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New York City kitchens aren’t known for their generous sizes, but Christy Pregont hit the real-estate jackpot when she found her apartment in Brooklyn. The long, sunny space was perfect for a home baker like herself, even if the cabinetry and dark, dated countertops left something to be desired. “It was…fine,” Pregont recalls of the space pre-renovation. But she could immediately see the potential to make her dream cooking space a reality (lots of storage for her cake pans and mixers included). 

Pregont linked up with Studio Fauve designer Charlotte Sylvain to help with the remodel and gave only a few directives: She wanted a farmhouse sink and mint green incorporated into the design in some way. “It’s a color I’ve always loved,” she says. “I even remember as a kid wanting a mint green fridge. When I started to think about renovating my kitchen, I never even considered other colors.” Pregont left virtually all other renovation choices up to Sylvain. The result, completed in just two months, is a fresh mix of retro and modern. Here’s how they created the ultimate baking haven:

A Multilevel Island

Photography by Genevieve Garruppo; Design by Studio Fauve

The pre-renovation kitchen had a very awkward layout. There was an unnecessary peninsula that blocked access to the kitchen. Sylvain’s solution was to replace it with a 10-foot-long island with two different heights: one half for dining and a lower work surface for the petite Pregont. “It’s just a little easier to be up above it when you’re hand-mixing or rolling out bread dough,” says Pregont. The final touch was a “rug” of geometric tile from Clé around the island, which replaced the dull gray ones that were there before.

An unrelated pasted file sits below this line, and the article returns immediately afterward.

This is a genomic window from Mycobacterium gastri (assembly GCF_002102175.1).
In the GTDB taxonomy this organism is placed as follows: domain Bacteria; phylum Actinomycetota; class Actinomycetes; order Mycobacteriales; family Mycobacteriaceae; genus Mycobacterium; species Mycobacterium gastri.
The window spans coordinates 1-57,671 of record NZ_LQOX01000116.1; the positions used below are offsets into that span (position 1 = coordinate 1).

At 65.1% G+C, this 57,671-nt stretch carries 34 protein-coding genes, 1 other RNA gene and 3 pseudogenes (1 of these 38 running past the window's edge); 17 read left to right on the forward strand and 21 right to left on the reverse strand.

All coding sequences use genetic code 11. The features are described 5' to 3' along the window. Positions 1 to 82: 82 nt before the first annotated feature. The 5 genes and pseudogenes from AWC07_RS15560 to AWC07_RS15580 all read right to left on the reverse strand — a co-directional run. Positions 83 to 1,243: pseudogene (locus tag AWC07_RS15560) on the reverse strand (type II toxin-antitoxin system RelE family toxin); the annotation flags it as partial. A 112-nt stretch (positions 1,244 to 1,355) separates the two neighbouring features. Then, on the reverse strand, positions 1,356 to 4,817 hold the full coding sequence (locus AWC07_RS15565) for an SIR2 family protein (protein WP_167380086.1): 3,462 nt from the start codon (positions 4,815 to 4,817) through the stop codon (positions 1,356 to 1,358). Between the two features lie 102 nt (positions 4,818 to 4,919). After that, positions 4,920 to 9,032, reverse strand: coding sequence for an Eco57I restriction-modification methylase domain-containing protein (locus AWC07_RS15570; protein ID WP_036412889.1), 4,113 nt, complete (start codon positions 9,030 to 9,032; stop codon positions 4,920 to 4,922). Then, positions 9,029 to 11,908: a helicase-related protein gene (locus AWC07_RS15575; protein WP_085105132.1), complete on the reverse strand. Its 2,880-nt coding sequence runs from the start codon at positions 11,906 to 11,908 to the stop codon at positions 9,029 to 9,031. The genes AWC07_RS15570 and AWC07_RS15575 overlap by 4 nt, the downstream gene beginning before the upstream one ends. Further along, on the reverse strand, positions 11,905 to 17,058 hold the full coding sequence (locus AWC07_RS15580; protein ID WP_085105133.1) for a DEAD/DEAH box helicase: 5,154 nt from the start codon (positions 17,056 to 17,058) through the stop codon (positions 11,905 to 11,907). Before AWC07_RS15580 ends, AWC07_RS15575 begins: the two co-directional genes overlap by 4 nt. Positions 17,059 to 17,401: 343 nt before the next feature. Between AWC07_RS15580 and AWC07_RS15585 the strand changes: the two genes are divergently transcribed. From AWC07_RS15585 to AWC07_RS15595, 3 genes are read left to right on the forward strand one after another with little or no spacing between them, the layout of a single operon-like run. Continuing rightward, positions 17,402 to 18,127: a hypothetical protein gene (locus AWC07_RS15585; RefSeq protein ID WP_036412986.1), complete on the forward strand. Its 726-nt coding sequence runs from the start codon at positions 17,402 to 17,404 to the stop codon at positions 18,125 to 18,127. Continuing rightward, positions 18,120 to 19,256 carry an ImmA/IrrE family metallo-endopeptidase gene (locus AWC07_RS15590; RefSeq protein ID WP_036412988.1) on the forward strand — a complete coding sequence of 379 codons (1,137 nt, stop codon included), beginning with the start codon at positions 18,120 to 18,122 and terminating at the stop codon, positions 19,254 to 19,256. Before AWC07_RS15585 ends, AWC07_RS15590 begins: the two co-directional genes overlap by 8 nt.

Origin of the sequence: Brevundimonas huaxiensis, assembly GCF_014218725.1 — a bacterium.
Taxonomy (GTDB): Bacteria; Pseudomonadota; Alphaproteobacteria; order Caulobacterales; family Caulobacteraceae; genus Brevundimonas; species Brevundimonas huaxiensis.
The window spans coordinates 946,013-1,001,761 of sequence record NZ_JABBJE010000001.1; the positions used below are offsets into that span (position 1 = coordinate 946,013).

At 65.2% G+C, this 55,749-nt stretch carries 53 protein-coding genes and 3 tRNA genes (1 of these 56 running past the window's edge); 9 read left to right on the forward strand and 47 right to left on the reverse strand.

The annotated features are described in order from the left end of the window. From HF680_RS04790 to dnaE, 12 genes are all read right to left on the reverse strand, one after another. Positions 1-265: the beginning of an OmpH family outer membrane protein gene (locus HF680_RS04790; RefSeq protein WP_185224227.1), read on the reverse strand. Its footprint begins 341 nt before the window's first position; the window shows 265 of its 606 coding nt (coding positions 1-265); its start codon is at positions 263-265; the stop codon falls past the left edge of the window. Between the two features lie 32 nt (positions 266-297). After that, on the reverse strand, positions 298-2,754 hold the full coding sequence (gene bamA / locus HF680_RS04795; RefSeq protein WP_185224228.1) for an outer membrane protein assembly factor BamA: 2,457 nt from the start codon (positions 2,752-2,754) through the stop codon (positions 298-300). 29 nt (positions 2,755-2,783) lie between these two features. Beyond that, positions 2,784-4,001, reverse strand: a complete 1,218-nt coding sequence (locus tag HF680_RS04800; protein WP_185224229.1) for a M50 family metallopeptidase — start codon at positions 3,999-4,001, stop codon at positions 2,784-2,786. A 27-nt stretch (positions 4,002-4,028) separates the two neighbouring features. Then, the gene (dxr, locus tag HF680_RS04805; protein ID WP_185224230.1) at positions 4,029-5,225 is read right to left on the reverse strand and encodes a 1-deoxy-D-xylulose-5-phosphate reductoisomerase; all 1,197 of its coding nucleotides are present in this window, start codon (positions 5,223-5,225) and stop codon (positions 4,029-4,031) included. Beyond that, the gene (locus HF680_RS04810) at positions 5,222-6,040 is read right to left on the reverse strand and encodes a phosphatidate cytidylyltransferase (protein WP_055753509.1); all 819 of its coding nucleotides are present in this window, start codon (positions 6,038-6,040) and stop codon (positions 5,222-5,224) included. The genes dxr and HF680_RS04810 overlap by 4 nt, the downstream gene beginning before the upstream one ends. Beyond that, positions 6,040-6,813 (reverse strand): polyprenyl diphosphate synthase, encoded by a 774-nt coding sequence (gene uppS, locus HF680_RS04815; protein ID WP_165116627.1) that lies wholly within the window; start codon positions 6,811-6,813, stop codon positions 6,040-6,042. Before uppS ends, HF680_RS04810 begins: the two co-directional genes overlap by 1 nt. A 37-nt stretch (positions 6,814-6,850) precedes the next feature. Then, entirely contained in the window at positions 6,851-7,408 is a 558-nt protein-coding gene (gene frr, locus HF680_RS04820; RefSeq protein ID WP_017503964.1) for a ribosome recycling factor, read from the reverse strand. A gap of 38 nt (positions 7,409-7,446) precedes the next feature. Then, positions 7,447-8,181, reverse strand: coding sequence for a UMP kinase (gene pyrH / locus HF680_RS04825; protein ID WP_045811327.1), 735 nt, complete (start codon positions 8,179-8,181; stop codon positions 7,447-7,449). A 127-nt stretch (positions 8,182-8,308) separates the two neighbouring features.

Storage Solutions Galore

Photography by Genevieve Garruppo; Design by Studio Fauve

Photography by Genevieve Garruppo; Design by Studio Fauve

Finding a place for all of Pregont’s kitchen essentials was vital. Sylvain ingeniously constructed the island to encompass storage on both sides. The part facing the stove is mostly open shelving and contains a microwave, a wine fridge, and plenty of room for pots and pans. The other side, with decorative fluting that Sylvain picked for its whimsy, features hidden cabinetry for even more room to stash baking supplies.

Everything Minty Fresh

Photography by Genevieve Garruppo; Design by Studio Fauve

Choosing the right green color was a process of trial and error. “We didn’t want a bright candy mint,” says Sylvain. They eventually found the perfect shade in Benjamin Moore’s Italian Ice Green, a refreshing and light hue. Sylvain used it just on the cabinets, with the rest of the kitchen painted in white shades. And while she kept most of the cabinetry cases, she did replace the fronts with a clean, knob-less design that allows the color to take center stage.

Room for Dinner Parties

Photography by Genevieve Garruppo; Design by Studio Fauve

Pregont and her friends are all passionate home cooks, so it was important to her to have a space ideal for entertaining. To this end, Sylvain replaced a freestanding dining room table with a built-in bench with storage inside. She paired it with a Restoration Hardware wood table that can expand to seat even more people. “Even though I live by myself, my friends can come over and we can all cook together and sit around the table,” Pregont says. “We’re having Thanksgiving here!” We’re sure (homemade) baked goods will be on the menu.

See More Before-and-Afters: A Good Coat of White Paint Transformed This Silver Lake Home Inside and Out Sandpaper (and a Lot of Patience) Transformed This Dark Victorian Home This Green Kitchen Ended Up Smaller Than Where It Started